Last week I talked about why Ford's stock (NYSE:F) has been cheap for a while. Investors are still scared of a potentially catastrophic loss, not unlike the one that caused many auto companies to go bankrupt during the last recession. The fact that vehicle sales are at historical highs has heightened this fear.
Some readers were curious about my estimation of Ford's probability of bankruptcy. Unfortunately, I do not believe that this is something that can be quantified; so I was quite surprised when I learned that a website gave a precise figure of 49%, which was supposed to be the probability of Ford going bankrupt in the next two years.
While I do not believe that the chance of bankruptcy can be readily quantified, especially to such precision, I do know if I see fundamental errors.
Swimming In Profits
For a company to go bankrupt, there must be signs of financial stress. The most straight forward metric is earnings. Is Ford losing money? Absolutely not. In fact, Ford is swimming in it, which is why the stock looks to be so cheap in the first place. In the first quarter, the company generated $2.5 billion of net income. Since net income takes everything into account, the fact that it is positive means that we can be sure that the company can service its debt (i.e. not go bankrupt) under current market conditions.
For a company to make money today but to go out of business in two years, a lot of things have to go wrong with the economy. You can read about some of my macro coverage here, but the bottom line is that I do not foresee any stress in the economy at the moment. After all, this is the reason why the Fed is thinking about raising the interest rate, not decreasing it.
Miscategorization Of Debt
Ford had $151 billion of debt as of Q1. Debt goes into the calculation of various ratios concerning financial health, such as the leverage ratio (assets/equity), which stood at 8x as of FYE 2015 (Macro Axis calculates the ratio annually). If we keep equity as a constant, lower debt will imply lower assets, and lower assets produce a lower leverage ratio, which would decrease the chance of a bankruptcy. But why would we "cheat" by reducing the debt to calculate the leverage ratio?
There are different forms of debt, and in Ford's case, differentiating financial debt from operating debt is key. There are other names, but I define them as follows: financial debt is debt that is used to fund non-financial assets (e.g. a manufacturing plant) whereas operating debt is debt used to fund financial assets (i.e. like a bank).
Ford's financial statement makes the distinction very clear. Financial debt belongs to the automotive sector and operating debt belongs to the financial services sector. As of Q1, the company had $13 billion of financial debt and $128 billion of operating debt. So most of the debt is actually being used to fund financial assets! As you probably know, banks carry a huge amount of liability, so the leverage ratio is expected to be high. That's because the assets backing the liabilities are financial assets, so they can be easily valued and can be used as collateral (not always in the legal sense, but in that lenders are willing to lend more).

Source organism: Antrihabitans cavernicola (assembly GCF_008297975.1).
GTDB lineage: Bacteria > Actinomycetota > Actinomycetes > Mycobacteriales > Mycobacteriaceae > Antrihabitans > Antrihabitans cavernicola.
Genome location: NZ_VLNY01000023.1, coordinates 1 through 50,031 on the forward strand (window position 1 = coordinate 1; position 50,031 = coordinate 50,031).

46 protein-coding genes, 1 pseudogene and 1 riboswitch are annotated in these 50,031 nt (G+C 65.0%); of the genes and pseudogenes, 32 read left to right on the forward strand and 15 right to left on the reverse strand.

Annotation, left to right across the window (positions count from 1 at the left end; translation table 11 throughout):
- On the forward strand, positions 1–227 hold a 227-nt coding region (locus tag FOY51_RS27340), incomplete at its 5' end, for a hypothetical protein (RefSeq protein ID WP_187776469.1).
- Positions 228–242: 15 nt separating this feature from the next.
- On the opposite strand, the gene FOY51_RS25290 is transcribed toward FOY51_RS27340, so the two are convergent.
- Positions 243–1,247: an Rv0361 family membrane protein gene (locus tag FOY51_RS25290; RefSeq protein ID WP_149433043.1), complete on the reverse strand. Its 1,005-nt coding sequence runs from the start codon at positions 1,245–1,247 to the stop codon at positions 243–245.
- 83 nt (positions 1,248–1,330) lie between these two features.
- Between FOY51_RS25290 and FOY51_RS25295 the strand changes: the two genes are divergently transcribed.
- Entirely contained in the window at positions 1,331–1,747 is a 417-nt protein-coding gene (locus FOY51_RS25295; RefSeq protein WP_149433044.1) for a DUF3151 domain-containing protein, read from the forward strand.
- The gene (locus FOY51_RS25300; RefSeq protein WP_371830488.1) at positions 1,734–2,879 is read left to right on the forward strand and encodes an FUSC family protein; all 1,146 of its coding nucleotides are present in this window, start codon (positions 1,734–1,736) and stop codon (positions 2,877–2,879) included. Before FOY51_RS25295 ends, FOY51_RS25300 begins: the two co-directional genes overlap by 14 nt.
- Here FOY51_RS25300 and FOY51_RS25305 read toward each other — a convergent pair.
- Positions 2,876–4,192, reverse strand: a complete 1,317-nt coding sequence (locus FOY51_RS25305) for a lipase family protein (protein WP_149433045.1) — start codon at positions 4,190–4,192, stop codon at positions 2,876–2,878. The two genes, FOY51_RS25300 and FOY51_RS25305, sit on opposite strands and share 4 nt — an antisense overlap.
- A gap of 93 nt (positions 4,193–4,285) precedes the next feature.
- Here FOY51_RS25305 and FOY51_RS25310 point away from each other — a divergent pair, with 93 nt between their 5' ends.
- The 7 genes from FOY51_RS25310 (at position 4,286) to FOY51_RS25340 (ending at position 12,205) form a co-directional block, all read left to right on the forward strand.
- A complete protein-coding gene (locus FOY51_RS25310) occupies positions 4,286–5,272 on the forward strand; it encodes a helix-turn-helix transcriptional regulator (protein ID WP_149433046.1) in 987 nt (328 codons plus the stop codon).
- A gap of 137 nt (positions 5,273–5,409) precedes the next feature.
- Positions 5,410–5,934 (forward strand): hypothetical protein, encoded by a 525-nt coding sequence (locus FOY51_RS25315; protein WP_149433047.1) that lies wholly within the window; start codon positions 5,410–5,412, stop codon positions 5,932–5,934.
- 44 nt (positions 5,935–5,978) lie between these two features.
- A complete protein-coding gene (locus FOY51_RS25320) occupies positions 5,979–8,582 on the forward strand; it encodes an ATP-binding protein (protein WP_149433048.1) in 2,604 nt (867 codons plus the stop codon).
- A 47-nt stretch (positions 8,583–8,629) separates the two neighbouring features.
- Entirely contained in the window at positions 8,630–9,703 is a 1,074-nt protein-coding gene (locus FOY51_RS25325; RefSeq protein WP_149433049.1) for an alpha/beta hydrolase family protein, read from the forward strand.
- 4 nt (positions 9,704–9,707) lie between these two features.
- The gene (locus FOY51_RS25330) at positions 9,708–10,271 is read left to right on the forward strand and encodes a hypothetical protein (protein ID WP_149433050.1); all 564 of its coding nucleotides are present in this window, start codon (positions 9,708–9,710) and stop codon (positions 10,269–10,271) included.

In essence, the aggregate leverage ratio of 8x is not reflective of the risk characteristics of Ford. If we look at just financial debt, the leverage ratio in 2015 would decline to just 5x for the automotive sector, which isn't atypical for a manufacturing company. Unfortunately, I'm unsure of the precise impact this will have on the expected chance of bankruptcy (in my view it's not a useful measure anyways), but you can bet that the probability will decline substantially.
I believe that the 49% chance of bankruptcy is not a useful measure of Ford's current level of financial distress. The company is making boatloads of money and the economy isn't about to collapse any time soon, hence the company should be able to service its debt obligations in the near-future. Furthermore, miscategorization of debt inflates the leverage ratio to 8x when it should be closer to 5x.
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Disclosure: I/we have no positions in any stocks mentioned, and no plans to initiate any positions within the next 72 hours.
I wrote this article myself, and it expresses my own opinions. I am not receiving compensation for it (other than from Seeking Alpha). I have no business relationship with any company whose stock is mentioned in this article.